According to official statistics, nearly 20 bulk carriers were lost in the ‘80s alone, but the sinking of the Derbyshire was unique for a number of reasons.
In addition to being nearly brand new, the ship had been built by an experienced and well-respected English shipyard.
Likewise, the vessel had recently been given the highest possible designation “A1” by maritime classification society Lloyds Register.
And lastly, in addition to the normal complement of officers and merchant mariners, there were two wives on board.
Due to lingering storm conditions, it wasn’t until the 15th that a large-scale search by the Japanese Coast Guard was able to get underway.
Nary a trace of the missing vessel was spotted until nearly a week later however, when searchers discovered an oil slick in the vicinity of the ship’s last known location.
Shortly thereafter the MV Derbyshire was officially declared lost at sea, and the families of the crew were notified.
For most, it was unthinkable that a large and well-built ship staffed by such experienced sailors could have gone down without a trace, even in such a legendary storm.
A few even held out hope that the Derbyshire may have lost power and been blown off course, and that the crew might still be on board biding their time in a remote section of the Pacific waiting to be rescued.
Sadly, these fleeting dreams came crashing down a month later when one of the Derbyshire’s empty and tattered lifeboats was sighted by the crew of a Japanese tanker.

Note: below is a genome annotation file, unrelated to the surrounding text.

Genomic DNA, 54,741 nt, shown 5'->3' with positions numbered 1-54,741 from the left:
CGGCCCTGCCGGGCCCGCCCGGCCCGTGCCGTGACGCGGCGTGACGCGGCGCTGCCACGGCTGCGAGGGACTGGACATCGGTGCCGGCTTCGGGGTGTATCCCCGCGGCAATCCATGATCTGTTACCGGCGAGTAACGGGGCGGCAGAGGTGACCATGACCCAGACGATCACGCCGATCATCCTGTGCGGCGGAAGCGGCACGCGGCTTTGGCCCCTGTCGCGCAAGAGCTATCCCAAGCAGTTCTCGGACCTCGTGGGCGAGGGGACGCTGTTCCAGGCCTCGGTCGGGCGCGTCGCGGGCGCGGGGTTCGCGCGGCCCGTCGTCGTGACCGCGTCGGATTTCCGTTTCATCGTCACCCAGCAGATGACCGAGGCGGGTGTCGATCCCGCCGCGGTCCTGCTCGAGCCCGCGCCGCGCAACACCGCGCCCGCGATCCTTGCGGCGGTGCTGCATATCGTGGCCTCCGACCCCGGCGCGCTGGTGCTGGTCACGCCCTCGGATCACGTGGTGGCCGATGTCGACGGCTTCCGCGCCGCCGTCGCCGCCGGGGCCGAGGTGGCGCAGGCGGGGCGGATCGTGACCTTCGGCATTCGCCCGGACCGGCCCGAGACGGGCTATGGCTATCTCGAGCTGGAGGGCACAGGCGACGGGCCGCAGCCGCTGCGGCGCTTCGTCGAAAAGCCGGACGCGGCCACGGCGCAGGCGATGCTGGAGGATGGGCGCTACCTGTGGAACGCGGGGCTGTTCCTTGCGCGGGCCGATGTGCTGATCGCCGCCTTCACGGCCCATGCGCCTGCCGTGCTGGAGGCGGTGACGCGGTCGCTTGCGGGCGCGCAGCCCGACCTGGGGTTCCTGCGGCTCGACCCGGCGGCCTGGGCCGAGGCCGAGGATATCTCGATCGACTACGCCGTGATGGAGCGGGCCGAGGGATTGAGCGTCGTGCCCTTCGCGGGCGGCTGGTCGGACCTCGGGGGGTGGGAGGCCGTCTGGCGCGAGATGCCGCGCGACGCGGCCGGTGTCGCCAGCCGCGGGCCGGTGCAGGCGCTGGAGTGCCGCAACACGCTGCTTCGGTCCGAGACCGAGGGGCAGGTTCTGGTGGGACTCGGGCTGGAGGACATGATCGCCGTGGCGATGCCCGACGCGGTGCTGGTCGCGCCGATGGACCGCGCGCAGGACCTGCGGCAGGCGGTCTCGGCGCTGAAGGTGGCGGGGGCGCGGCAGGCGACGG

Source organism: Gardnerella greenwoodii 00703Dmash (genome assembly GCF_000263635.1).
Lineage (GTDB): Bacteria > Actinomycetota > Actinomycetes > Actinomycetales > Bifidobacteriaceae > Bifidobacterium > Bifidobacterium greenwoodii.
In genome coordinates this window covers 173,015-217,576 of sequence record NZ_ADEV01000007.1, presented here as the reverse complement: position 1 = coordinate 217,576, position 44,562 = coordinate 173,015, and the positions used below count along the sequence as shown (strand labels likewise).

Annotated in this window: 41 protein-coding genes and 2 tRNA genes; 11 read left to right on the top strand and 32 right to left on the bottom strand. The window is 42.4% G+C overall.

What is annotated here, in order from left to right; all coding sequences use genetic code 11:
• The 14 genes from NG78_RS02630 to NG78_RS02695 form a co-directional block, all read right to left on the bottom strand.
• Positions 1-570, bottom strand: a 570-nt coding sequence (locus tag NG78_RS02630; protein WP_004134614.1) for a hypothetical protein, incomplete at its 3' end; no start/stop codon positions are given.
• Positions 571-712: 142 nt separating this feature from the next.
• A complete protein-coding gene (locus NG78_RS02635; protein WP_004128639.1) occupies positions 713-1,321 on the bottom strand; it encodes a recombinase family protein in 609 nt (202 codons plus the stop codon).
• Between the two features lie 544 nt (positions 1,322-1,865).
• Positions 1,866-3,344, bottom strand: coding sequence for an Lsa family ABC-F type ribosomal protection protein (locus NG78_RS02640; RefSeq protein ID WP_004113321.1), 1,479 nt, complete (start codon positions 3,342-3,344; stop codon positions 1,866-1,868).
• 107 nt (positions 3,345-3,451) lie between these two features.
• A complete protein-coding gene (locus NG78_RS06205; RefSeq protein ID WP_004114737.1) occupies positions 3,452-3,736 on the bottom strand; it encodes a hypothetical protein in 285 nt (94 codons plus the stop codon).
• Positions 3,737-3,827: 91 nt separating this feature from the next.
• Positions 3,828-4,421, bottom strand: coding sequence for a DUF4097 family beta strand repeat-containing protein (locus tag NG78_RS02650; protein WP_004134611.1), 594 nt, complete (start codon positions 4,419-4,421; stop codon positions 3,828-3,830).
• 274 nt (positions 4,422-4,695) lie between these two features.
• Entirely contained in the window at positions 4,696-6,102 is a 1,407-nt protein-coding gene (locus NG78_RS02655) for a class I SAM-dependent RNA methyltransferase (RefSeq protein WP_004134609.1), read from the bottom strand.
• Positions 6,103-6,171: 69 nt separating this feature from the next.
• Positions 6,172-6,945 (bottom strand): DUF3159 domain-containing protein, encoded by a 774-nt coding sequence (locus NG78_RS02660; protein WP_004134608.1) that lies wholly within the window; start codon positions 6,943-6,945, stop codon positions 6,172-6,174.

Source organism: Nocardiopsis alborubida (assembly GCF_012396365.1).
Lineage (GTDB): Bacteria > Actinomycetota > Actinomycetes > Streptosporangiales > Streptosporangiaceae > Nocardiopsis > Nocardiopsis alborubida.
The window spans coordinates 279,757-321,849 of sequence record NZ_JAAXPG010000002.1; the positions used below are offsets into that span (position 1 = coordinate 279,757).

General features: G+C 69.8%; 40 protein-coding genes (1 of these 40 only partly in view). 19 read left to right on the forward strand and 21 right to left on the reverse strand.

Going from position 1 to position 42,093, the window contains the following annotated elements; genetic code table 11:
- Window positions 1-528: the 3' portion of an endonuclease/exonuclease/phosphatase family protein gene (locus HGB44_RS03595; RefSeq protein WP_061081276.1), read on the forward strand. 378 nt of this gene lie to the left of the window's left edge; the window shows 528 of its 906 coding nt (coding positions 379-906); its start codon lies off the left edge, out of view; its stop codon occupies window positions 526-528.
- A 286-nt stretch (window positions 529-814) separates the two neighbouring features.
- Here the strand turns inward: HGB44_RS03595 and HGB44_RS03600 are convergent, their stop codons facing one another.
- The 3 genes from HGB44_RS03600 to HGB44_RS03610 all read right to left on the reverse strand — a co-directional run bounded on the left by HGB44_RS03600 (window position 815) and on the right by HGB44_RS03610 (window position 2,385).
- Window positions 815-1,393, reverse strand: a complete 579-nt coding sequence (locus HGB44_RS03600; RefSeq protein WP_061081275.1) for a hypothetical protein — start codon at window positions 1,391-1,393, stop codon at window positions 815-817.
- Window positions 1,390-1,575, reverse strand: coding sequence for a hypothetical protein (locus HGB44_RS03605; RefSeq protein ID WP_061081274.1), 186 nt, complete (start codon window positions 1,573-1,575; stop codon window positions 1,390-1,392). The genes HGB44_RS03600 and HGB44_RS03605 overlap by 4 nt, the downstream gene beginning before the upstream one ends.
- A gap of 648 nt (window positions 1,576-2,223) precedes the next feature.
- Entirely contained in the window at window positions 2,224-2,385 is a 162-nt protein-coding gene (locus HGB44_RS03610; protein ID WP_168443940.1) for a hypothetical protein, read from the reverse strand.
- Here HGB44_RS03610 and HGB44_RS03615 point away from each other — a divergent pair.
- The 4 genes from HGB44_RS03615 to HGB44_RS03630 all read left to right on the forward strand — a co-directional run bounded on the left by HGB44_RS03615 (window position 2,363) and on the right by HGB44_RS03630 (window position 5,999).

The families pressed the United Kingdom’s Department for Transport for a formal investigation, but they were politely dismissed on the basis that one wasn’t warranted.
After all, everybody already knew why the ship sank – Typhoon Orchid.
But later, though neither was technically official, two independent bodies were tasked with investigating the sinking, and they both determined that the storm itself was solely to blame.
The families suspected a whitewash, and to get to the bottom of the tragedy once and for all, they formed the Derbyshire Family Association (DFA) to lobby authorities for a formal inquiry.
Though it would be more than a decade before the truth was finally revealed, just a few years after the sinking the Derbyshire’s sister ships began experiencing a series of telling mishaps that shed a whole new light on the incident.
In 1982 the crew of Tyne Bridge was making its way through particularly heavy seas off the coast of Hamburg, Germany when a large crack appeared just forward of a structural element known as Frame 65.
The situation was dire, but though the crack widened the ship never sank.
Tyne Bridge eventually made it to a safe port and Awas repaired, but she was mysteriously scrapped in 1987 less than a decade after entering service.
Then in 1986, Kowloon Bridge was crossing the Atlantic between Quebec and Ireland when she too experienced a similar issue.
Like Tyne Bridge before her, the ship finished its voyage and was repaired, though she ultimately ran aground after her anchor chain broke and subsequently cracked in two – you guessed it – at Frame 65.
It was later discovered that each of the sister ships – including the Derbyshire – had histories of cracks and subsequent repairs, all of which originated near the same part of the ship’s steel frame.
Not surprisingly, the design flaw became suspect number one in the Derbyshire case.
Now with even more evidence at their disposal, the DFA lobbied to have the case reopened with a new focus on the ship’s inherent structural deficiencies.